In other sports – such as golf – the main way of ranking athletes is by the amount of prize money they make. With all the data from the qualifying races, I’ve built one for Ironman Triathlons. It is also a convenient way of putting men and women in the same list.
Overall Money List
Here are the 20 athletes – both from the men and women – that have earned the most prize money in “official”, full-distance Ironman races in the Kona 2011 qualifying cycle:
Rank Name Total Prize Money (US $) 1 Mary Beth Ellis 28.500 2 Heather Wurtele 27.500 3 Chrissie Wellington 24.000 4 Eduardo Sturla 23.500 5 Mathias Hecht 21.000 6 Amy Marsh 20.000 7 Caroline Steffen 19.500 8 Lucie Zelenkova 19.000 9 Tyler Stewart 18.500 9 Erika Csomor 18.500 11 Silvia Felt 18.000 12 TJ Tollakson 17.500 13 Yvonne Van Vlerken 17.000 14 Timo Bracht 16.500 14 Kim Loeffler 16.500 16 Jordan Rapp 16.000 16 Jan Raphael 16.000 18 Catriona Morrison 15.000 18 Eneko Llanos 15.000 18 Jackie Arendt 15.000
Obviously, this does not include money from IM Hawaii as this would seriously skew the data. Also, IM 70.3 races are not included.
Men vs. Women
John Newsom (from the IMTalk podcast) asked if it was “easier” to make money in the sport as a woman. Here is my take on it based on the numbers:
- There are fewer women overall on the money list than men (105 female vs. 121 male). Therefore it seems to be easier to earn some money – there were even a few races (IM Korea comes to mind) where not all price money was handed out for lack of eligible pro women in the race.
- With the number of women in the TOP20 list above, it also seems to be easier for a woman to earn price money. I think this is mainly caused by fewer women battling for money, so you have a better chance to earn decent money when starting in a couple of races.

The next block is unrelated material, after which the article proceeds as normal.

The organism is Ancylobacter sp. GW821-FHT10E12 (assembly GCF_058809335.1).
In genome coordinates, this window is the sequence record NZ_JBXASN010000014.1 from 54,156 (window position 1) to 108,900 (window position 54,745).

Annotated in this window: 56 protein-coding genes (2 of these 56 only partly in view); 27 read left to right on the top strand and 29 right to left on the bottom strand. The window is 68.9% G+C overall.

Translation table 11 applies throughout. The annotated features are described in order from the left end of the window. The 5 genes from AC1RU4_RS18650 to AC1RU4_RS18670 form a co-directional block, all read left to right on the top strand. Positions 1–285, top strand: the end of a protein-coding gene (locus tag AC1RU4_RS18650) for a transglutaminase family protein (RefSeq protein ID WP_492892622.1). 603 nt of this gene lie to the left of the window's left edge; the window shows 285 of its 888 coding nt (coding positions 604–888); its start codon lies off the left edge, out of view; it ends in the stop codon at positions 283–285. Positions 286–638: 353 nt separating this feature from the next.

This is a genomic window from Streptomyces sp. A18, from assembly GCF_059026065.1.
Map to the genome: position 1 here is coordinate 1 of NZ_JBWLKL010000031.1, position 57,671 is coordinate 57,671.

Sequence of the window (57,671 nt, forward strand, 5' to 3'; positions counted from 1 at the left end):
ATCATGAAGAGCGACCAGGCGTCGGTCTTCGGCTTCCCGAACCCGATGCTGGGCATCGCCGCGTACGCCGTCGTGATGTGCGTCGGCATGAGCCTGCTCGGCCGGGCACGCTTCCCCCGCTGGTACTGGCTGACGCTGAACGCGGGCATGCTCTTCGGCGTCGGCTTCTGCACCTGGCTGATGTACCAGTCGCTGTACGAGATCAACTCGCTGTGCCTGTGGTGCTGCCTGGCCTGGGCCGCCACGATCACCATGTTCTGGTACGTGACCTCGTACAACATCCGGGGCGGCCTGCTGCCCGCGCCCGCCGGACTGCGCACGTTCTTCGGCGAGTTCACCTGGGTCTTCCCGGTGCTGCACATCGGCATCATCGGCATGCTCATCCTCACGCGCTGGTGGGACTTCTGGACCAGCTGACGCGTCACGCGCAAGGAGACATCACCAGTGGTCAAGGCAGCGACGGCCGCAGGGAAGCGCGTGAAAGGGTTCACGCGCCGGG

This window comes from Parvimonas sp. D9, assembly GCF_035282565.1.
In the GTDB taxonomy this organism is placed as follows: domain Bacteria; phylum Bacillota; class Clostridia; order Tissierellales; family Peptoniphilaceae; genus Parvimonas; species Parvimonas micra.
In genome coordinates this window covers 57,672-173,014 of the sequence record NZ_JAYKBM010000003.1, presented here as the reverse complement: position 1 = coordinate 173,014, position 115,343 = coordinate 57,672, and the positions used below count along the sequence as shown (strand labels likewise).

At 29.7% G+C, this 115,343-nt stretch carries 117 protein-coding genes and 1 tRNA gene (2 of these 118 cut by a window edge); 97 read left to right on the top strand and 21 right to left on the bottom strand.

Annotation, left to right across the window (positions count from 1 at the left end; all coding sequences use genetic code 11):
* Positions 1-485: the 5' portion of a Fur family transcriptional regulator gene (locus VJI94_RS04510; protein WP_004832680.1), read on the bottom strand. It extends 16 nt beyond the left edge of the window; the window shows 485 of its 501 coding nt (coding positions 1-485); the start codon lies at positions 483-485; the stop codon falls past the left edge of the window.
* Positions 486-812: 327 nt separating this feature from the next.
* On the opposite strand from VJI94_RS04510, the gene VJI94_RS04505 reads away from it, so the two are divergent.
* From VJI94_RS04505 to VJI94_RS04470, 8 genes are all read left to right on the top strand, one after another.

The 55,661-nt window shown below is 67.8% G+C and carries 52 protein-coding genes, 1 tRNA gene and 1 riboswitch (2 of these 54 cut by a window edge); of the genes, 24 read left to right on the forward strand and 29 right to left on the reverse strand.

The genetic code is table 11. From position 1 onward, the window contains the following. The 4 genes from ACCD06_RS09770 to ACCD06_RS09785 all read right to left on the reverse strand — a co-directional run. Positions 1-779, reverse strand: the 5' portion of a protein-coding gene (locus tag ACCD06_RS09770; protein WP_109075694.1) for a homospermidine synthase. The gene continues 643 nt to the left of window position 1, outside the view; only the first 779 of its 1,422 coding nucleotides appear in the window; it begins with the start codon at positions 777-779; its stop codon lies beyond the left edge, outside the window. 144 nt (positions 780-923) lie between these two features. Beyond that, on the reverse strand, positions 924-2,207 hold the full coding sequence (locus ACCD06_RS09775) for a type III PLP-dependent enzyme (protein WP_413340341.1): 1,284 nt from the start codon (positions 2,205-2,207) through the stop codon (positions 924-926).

But can you live from it?
So it seems to be a good idea to become a Pro when you’re a women – but then I would be very surprised if the prize money from IM races is sufficient for any athlete to live from it. Especially after adding in the travel costs there won’t be too much money left. Also, every Pro athlete has to pay a pro fee to WTC (if I remember correctly 750$). It is always hard to compare athletes between different sports, but in golf the Top 99 athletes on the money list earn more than 1 million dollars – triathlon still has a long way to go before reaching that level of money!
It would be interesting to see how much money people were able to make from 70.3s, but the larger number of races is offset by the usual smaller prize money – so I’d be surprised if a significant number of athletes makes more than a few thousand dollars. Other (even long distance) races exist, maybe even paying decent prize money – but again, I don’t think that this will be a main source of income.
So how can people survive doing long course triathlons? Other than a select few top athletes, I don’t think that appearance money plays a significant role. The same is true for sponsorship money – the typical athletes will probably mostly get “paid” in free product, rather than money.
So unless you are a TOP 10 in Kona, I don’t think you can live from long course triathlon. And unless you win in Kona, I don’t think there’ll be much money left over after your career to retire from or even to live comfortably for a few years. Economically, your time will be better spent going to a decent university and getting your professional career started in a traditional “desk job”. But who wouldn’t rather train all day?